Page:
Academic journal article Environmental Health Perspectives

A State-of-the-Science Review of Mercury Biomarkers in Human Populations Worldwide between 2000 and 2018

Academic journal article Environmental Health Perspectives

A State-of-the-Science Review of Mercury Biomarkers in Human Populations Worldwide between 2000 and 2018

Article excerpt


Mercury is a pollutant of global concern largely because of its adverse effects on human health. The current state of knowledge concerning the human health impacts of mercury has been extensively reviewed by international agencies (IPCS 1990, 2003; JECFA 2007a, 2007b, 2011; EFSA CONTAM Panel 2012) as well as by national agencies and other authors (ATSDR 1999; NRC 2000; U.S. EPA 1997, 2001; Clarkson and Magos 2006; Eagles-Smith et al. 2018; Ha et al. 2017; Karagas et al. 2012).

All populations worldwide are likely exposed to some amount of mercury (UNEP/WHO 2008). Human exposures to elemental and inorganic mercury may occur in occupational settings [e.g., in artisanal and small-scale gold mining (ASGM) and dentistry], from contact with certain products (e.g., dental amalgams, some skin-lightening creams, broken fluorescent bulbs and other waste products), and from environmental contamination (Mergler et al. 2007; ATSDR 1999; Clarkson and Magos 2006; UNEP/WHO 2008; Eagles-Smith et al. 2018; Ha et al. 2017). Mercury released into the environment may be converted by microorganisms to methylmercury, which bioaccumulates and biomagnifies through the food web, particularly in aquatic systems (Obrist et al. 2018). Seafood is the main source of protein for about 1 billion people worldwide (FAO 2014). Sampling of seafood has found widespread methylmercury contamination (Sioen et al. 2009; GEMS/ Food Contaminants 2018), with some widely consumed predatory species (e.g., tuna, swordfish, grouper, mackerel) being among the most highly contaminated (GEMS/Food Contaminants 2018; Groth 2010). Therefore, for many communities, dietary consumption of contaminated fish, shellfish, and marine mammals is an important source of exposure. Other foods, such as rice grown in sites heavily contaminated with mercury, may also represent a source of exposure for some communities (Rothenberg et al. 2014).

The entry into force of the Minamata Convention on Mercury on 16 August 2017 signaled the global commitment by governments to reduce the use and environmental release of mercury in order to protect human health and the environment (Article 1) (UNEP 2017). Notably, Convention Article 16 is titled "Health Aspects," and Article 19 ("Research, Development and Monitoring") emphasizes a need to focus on vulnerable populations (19.1c) and to follow harmonized methods (19.1d). Article 22 describes the process for evaluating the effectiveness of the convention, which includes monitoring trends in human exposure. The onus is now on parties to the convention to develop and implement strategies and programs to identify and protect populations at risk of exposure, particularly vulnerable populations; to set targets for mercury exposure reduction; and to develop means for assessing the effectiveness of control measures, for example, by monitoring human exposure to mercury.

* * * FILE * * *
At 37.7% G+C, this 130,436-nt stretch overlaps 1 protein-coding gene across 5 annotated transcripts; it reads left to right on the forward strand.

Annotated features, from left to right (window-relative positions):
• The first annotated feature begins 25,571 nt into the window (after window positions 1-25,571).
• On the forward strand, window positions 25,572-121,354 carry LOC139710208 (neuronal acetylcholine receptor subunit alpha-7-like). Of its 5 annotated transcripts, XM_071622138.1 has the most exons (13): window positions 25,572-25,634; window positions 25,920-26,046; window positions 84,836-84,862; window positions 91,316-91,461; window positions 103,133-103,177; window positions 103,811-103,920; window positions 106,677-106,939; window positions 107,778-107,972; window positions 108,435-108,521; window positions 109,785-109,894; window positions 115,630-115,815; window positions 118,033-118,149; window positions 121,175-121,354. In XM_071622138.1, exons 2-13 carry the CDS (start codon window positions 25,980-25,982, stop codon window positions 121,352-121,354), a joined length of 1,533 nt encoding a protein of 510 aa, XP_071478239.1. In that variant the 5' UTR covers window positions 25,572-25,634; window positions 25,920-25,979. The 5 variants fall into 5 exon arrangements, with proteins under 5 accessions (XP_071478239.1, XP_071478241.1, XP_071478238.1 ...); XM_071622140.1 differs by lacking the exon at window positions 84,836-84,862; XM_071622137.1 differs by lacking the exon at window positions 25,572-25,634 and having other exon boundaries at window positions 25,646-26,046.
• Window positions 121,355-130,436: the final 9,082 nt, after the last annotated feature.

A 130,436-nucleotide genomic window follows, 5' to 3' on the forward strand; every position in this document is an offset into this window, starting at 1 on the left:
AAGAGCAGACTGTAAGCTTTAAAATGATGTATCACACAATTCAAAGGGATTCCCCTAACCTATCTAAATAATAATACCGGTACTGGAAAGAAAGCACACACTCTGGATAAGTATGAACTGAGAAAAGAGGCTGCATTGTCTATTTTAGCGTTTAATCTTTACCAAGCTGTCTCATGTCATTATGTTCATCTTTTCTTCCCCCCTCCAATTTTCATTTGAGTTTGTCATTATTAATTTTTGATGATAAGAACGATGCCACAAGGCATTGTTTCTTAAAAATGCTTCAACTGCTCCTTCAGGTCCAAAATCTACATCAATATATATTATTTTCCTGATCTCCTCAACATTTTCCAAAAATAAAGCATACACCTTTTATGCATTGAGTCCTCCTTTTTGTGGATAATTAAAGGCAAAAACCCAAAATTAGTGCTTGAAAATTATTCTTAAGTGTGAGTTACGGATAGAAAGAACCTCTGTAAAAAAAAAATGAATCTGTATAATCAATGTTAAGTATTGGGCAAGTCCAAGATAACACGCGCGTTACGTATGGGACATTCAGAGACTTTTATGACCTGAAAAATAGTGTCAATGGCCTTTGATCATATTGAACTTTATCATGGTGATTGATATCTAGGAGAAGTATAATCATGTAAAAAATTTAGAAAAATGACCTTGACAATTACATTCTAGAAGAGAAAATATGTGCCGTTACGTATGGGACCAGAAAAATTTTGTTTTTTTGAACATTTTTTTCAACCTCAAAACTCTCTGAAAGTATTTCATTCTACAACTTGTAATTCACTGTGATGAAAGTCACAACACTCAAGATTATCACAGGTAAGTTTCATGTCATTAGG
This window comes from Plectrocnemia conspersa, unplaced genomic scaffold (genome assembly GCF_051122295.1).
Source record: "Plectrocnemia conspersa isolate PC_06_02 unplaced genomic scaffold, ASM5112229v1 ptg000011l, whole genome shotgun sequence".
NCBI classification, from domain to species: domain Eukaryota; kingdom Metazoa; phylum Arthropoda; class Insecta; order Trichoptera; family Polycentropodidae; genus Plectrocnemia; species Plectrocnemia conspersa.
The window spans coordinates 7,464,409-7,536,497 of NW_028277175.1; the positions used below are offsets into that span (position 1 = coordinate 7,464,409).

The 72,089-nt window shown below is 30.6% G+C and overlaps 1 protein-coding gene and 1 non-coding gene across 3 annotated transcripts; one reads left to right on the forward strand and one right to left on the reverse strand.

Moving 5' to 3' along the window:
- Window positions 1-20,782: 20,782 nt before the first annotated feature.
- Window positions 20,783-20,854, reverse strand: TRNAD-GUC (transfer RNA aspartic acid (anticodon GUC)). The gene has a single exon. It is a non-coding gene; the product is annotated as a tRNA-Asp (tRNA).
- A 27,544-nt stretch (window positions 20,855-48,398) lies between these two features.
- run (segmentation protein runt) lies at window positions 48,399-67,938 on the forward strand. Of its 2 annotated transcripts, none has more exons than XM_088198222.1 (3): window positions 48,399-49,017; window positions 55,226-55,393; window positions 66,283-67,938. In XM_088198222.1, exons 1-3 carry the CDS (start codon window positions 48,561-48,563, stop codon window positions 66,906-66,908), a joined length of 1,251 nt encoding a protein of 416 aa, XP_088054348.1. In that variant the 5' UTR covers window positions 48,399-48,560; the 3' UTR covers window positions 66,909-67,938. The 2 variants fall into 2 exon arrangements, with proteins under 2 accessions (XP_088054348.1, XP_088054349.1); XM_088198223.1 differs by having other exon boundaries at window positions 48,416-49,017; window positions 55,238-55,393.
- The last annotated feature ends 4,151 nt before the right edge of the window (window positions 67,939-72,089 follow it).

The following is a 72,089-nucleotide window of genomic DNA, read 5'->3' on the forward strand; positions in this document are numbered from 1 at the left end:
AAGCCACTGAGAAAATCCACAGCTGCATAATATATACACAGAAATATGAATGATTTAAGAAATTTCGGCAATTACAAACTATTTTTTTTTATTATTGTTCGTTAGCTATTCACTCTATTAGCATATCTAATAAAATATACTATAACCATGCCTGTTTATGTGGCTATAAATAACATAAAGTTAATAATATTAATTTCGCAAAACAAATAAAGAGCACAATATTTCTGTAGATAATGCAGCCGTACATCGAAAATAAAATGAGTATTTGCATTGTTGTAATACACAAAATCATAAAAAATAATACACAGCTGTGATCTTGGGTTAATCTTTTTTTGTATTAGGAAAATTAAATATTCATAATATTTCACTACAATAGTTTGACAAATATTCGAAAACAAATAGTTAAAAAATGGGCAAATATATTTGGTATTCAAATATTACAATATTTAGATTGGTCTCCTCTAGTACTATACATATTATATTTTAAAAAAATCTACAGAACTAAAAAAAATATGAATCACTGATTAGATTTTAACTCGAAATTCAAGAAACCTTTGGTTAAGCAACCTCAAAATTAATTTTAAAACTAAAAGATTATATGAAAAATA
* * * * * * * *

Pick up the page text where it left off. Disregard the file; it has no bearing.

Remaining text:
Human exposures can be assessed through the measurement of mercury concentrations in a number of different biological sample types, and key approaches for mercury biomonitoring have been reviewed by UNEP/WHO (2008) and the U.S. EPA (1997). The most commonly used biomarkers are the concentrations of mercury in hair, urine, blood, and cord blood, and their selection can depend on factors such as the potential source of exposure, chemical form, and exposure life stage. Here we briefly elaborate on these biomarkers.

Analysis of hair is commonly used to assess exposure to methylmercury, which accounts for 80-90% of the total mercury content within this matrix (Clarkson and Magos 2006; UNEP/WHO 2008; NRC 2000). Once incorporated, the mercury remains in the hair, and this biomarker can therefore provide an integrated measurement of internal exposure to methylmercury. Because hair grows at approximately 1 cm per month, exposure can be tracked over time by careful sampling. Hair has the advantage that it is easy to collect and transport, although, based on the authors' experiences in several countries, there may be cultural objections to taking hair samples in some communities. …

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